Whether in-person or virtually, you’re invited to assess, assess, assess! In school, we clinicians are taught to ask questions—so many questions. We are taught to ask about our patients’ history, their current happenings, and their future hopes and dreams. We are taught to ask about easy things and hard things. We are taught to ask about things that aren’t socially appropriate and would be extremely uncomfortable outside of medical and mental health settings. We are trained to ask questions about substance use, depression, anxiety, suicide, sexual behaviors, and peculiarities of the human body and its functioning.
Yet, so often, we forget to ask questions about one of the things that sustains life: FOOD! We know that to survive, we need to eat. From conception to the moment of death, we are required to consume, in some way, calories that feed and nourish the systems within the body. Why, then, do we shy away from asking questions about this life-giving, life-sustaining human behavior?
Anecdotally, I hear medical and mental health providers say, “We have never had training,” “I don’t know what to ask,” and “I’m not sure what to do if it seems as though there might be a problem.” However, in the same way that we all learned how to ask, respond to, or intervene following questions about suicidal ideation or even substance use, we can all learn to become more comfortable integrating questions about eating disorders into our patient assessments.
January is meant to usher in a fresh start, but it seems stuck on a perpetual loop, playing the same tired track year after year. It is nearly impossible to avoid the month’s barrage of messaging taking aim at our waistlines and metabolism, reducing our worth to our outer appearance and the number on the scale. We’re aggressively encouraged to “fix” ourselves with detoxes, cleanses, and 30-day transformation workout plans. We’re told that efforts toward “self-improvement” should be strictly in the pursuit of a “new” body—one that requires constant vigilance, control, and scrutiny to ensure it doesn’t slip back into a previous year’s iteration.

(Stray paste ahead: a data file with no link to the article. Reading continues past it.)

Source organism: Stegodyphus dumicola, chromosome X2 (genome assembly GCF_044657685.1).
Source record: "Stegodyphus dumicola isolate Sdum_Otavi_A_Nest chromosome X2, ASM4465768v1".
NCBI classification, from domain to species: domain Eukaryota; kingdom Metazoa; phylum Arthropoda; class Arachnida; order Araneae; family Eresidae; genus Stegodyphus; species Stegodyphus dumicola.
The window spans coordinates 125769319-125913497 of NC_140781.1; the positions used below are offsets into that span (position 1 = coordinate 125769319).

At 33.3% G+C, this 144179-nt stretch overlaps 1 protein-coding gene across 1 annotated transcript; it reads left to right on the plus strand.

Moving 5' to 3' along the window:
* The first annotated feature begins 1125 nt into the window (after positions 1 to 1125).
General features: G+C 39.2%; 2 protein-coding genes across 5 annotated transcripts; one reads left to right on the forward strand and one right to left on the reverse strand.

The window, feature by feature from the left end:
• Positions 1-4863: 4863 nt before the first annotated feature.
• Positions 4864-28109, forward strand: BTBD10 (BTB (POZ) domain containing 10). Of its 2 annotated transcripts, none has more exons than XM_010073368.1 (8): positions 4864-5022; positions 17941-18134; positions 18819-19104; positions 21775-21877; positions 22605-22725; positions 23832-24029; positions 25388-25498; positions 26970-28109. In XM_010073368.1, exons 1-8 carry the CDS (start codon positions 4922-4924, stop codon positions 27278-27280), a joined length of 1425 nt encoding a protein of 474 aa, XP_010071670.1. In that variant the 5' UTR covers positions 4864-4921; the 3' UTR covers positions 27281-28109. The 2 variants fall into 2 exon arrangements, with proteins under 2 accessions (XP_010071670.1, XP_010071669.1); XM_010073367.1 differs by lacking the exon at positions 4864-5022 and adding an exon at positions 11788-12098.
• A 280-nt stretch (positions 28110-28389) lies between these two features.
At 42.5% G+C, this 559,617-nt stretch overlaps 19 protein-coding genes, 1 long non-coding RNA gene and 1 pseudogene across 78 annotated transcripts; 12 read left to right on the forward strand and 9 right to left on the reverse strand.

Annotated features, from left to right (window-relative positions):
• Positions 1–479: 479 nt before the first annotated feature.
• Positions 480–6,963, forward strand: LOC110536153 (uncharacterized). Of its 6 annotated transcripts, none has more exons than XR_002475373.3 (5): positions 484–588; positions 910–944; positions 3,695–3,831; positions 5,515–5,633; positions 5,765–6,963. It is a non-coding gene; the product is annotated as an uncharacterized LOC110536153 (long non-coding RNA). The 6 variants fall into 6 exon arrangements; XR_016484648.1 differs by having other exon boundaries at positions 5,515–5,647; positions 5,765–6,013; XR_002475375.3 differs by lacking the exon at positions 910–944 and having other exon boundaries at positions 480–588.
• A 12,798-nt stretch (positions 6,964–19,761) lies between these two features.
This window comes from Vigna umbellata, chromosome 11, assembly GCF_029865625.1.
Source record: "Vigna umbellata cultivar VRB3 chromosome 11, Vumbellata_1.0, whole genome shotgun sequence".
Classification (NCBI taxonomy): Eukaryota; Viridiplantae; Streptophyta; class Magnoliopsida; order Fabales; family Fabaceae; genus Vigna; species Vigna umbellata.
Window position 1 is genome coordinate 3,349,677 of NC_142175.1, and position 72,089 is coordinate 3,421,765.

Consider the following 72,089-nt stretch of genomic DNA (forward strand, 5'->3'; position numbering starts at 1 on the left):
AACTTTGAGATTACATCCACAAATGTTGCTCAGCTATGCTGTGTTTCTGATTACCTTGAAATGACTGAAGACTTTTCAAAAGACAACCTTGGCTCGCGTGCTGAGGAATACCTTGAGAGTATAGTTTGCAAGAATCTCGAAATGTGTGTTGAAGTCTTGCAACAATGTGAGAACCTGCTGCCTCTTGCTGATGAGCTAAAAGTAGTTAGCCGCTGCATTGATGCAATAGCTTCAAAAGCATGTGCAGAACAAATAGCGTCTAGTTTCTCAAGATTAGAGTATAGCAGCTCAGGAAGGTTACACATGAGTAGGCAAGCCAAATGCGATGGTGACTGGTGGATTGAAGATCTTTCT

For many, a brand new year means reflections and resolutions. Amid all this “new year, new me” chatter, we want to take a moment to emphasize the importance of taking care of ourselves exactly as we are today.
We have all heard about self-care; it’s become a major part of today’s culture. Increasingly, we see people posting and talking about self-care on social media, but do we fully understand what self-care is?
In this blog, we’ll debunk some common myths about self-care and provide some suggestions on how we can intentionally care for our mental, emotional, and physical health in the year ahead.
Note: In this blog, we use identity-first language (e.g., “an autistic individual”) to reflect those who embrace autism as an identity category – a diverse way of perceiving and interacting with the world (Taboas et al., 2022; Bury et al., 2020). However, we recognize that this language may not be suitable for everyone in the community. Whenever possible, please ask individuals about the language appropriate for them.